8 intriguing findings from the PGA Tour’s response to ‘Mickelson et al’ LIV lawsuit
When being sued, the defendant would normally have plenty of time to respond to complaints — as much as 21 days, to be precise. But in the case of ‘Mickelson et al vs. PGA Tour’ the PGA Tour didn’t have quite as much time.
Included within the LIV players’ lawsuit was a request for a temporary restraining order to allow Talor Gooch, Hudson Swafford and Matt Jones to play in this week’s FedEx St. Jude Championship, the first leg of the FedEx Cup Playoffs. Gooch, Swafford and Jones each technically earned enough FedEx Cup points to have qualified for the Playoffs, but have each been suspended by the Tour this summer for playing in LIV Golf events. With the tournament starting Thursday, this little corner of the lawsuit needed to be solved ASAP, which means the Tour needed to respond quickly — and it did.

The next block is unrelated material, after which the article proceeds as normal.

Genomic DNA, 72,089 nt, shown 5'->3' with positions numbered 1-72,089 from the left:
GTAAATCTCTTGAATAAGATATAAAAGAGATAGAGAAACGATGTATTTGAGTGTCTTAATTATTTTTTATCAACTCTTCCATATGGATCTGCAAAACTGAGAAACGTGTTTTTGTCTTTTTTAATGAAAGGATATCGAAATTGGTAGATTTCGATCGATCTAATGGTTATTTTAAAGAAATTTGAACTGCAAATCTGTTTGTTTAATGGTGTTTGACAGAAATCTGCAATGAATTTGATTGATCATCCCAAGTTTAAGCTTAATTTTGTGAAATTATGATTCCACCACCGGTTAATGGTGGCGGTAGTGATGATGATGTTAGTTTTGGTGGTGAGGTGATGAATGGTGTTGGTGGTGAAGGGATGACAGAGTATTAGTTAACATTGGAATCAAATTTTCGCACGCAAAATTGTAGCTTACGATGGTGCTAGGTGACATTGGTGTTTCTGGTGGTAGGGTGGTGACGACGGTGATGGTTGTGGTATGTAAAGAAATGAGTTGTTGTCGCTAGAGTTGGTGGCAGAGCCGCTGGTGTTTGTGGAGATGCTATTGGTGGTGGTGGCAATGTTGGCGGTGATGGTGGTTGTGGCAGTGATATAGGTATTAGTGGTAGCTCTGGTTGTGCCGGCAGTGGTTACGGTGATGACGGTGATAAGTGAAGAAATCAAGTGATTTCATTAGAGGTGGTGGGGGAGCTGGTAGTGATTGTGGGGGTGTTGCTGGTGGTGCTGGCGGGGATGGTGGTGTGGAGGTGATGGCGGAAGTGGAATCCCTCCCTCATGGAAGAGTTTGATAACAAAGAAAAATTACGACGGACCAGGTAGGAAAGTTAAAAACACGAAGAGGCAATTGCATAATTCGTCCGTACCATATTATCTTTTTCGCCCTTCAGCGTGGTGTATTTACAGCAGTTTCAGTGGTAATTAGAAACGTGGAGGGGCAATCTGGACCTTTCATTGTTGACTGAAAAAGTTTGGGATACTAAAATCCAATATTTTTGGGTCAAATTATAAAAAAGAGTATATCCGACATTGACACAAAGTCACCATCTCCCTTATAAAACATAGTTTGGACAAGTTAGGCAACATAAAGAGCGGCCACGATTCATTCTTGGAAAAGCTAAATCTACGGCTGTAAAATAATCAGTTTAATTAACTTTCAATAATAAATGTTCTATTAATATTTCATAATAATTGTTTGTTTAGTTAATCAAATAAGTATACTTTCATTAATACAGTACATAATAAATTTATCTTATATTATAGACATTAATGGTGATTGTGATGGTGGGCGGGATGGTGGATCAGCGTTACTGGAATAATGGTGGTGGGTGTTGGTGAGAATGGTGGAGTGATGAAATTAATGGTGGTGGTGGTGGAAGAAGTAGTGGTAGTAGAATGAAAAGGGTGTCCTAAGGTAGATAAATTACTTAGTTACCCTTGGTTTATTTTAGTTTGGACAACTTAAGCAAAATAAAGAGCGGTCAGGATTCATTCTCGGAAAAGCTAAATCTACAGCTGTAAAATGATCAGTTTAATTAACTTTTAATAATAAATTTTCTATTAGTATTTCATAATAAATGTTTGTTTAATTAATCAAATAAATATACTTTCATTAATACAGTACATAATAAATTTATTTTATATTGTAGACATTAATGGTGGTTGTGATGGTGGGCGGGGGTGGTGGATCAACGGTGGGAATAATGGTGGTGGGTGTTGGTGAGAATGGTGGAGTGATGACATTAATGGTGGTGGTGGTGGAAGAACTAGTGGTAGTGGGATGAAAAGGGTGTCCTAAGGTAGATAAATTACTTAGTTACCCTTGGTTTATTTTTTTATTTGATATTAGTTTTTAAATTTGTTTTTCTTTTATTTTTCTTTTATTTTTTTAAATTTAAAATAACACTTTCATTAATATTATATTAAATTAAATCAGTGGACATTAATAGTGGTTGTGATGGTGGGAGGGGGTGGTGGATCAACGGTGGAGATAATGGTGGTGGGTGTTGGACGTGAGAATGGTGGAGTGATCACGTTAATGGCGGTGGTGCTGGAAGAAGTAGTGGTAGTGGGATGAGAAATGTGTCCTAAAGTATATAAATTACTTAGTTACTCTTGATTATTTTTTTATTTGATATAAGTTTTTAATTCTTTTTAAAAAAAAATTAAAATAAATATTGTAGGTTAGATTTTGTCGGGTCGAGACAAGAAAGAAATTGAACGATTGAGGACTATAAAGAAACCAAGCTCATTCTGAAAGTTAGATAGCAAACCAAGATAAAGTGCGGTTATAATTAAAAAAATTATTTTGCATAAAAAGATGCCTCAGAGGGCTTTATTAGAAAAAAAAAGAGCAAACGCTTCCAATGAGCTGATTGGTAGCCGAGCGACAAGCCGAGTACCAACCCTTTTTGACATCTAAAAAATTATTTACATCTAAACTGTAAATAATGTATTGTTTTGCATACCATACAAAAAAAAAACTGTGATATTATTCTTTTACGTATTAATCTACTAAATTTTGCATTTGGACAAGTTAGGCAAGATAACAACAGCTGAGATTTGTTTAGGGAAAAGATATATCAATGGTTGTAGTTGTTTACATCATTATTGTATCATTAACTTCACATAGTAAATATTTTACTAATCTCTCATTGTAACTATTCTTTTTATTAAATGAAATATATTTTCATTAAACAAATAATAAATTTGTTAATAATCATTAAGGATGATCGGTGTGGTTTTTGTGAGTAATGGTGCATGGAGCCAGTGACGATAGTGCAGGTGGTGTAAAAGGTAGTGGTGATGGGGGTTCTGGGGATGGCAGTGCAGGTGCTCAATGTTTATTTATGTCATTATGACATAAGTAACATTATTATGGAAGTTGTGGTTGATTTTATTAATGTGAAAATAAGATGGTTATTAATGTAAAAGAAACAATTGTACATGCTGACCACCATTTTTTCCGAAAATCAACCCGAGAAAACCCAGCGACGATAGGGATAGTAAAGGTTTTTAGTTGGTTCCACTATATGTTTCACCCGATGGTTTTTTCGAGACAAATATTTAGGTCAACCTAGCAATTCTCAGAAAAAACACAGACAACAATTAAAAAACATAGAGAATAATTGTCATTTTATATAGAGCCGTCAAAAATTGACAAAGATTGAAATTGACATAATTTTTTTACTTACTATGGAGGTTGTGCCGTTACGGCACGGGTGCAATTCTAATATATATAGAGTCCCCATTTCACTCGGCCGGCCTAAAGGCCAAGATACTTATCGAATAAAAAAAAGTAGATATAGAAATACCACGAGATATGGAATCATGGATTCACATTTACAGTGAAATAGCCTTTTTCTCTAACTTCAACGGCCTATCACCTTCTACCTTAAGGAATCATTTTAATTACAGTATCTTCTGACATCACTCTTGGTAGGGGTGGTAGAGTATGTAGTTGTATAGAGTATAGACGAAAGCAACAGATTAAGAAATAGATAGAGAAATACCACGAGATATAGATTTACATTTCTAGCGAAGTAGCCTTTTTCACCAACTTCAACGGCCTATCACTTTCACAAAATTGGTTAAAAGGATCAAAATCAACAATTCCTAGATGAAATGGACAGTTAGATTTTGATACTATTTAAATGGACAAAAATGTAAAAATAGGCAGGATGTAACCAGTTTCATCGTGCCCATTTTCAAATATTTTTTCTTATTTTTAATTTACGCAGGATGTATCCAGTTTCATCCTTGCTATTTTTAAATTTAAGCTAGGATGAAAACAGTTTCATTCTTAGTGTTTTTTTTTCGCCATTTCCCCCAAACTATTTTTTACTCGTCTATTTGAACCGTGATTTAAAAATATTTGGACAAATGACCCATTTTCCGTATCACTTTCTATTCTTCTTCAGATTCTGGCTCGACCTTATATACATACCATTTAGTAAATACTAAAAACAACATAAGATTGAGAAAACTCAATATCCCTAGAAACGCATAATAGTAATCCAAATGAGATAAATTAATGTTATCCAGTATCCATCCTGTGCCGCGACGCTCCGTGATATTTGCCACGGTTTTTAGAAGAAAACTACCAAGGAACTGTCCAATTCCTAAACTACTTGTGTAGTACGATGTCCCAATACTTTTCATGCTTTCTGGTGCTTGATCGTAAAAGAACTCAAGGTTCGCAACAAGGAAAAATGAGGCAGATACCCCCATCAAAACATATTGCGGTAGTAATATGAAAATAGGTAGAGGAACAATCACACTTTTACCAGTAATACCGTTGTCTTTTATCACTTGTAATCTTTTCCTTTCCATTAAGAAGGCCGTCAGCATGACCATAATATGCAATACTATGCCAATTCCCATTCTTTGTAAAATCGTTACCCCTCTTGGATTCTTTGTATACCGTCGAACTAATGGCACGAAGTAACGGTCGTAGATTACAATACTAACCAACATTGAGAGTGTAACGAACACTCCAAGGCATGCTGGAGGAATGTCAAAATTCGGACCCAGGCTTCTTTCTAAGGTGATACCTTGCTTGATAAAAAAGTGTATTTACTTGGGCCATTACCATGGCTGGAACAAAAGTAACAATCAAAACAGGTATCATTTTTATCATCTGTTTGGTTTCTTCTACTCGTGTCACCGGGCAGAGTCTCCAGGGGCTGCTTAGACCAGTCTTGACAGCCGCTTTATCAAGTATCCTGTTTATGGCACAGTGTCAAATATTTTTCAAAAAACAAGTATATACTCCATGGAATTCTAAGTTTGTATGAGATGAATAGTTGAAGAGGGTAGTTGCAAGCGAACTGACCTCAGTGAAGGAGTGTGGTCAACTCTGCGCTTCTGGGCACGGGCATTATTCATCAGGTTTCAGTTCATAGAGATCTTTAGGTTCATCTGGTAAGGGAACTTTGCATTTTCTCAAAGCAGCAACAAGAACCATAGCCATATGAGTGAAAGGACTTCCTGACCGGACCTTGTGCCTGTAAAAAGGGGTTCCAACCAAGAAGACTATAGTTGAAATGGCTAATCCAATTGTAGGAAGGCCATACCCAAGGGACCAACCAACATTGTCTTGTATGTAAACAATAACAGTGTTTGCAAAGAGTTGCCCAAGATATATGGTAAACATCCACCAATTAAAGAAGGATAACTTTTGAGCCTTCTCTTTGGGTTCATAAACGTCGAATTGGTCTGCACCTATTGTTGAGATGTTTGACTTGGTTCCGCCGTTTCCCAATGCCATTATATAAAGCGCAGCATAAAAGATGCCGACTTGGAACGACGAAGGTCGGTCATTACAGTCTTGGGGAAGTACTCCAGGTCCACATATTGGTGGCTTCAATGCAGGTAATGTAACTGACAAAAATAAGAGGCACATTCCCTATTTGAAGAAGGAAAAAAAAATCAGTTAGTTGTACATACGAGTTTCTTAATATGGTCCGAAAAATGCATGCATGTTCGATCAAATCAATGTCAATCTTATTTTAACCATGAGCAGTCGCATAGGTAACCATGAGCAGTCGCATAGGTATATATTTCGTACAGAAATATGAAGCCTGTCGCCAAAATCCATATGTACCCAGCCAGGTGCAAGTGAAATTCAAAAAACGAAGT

What arrived Monday was a thorough critique of many initial complaints in the lawsuit, particularly pointed at those three golfers trying to earn their way back into the field. Below are eight initial findings worth paying attention to as the court hearing looms Tuesday.
1. Media rights and collective pooling
If there’s one thing in particular this saga has revolved around from start to, well, now, it’s the PGA Tour’s media rights. Each year, the Tour has its members sign on to pool their media rights, believing that as a sum they can be greater than their individual parts. The pool of those rights is used to create massive television rights deals — the most recent of which began in 2022 — advertising, sponsorship value, etc. Protecting the pool of those media rights, the Tour is arguing, is vital to its business, so it is not keen on allowing members to just play anywhere at anytime.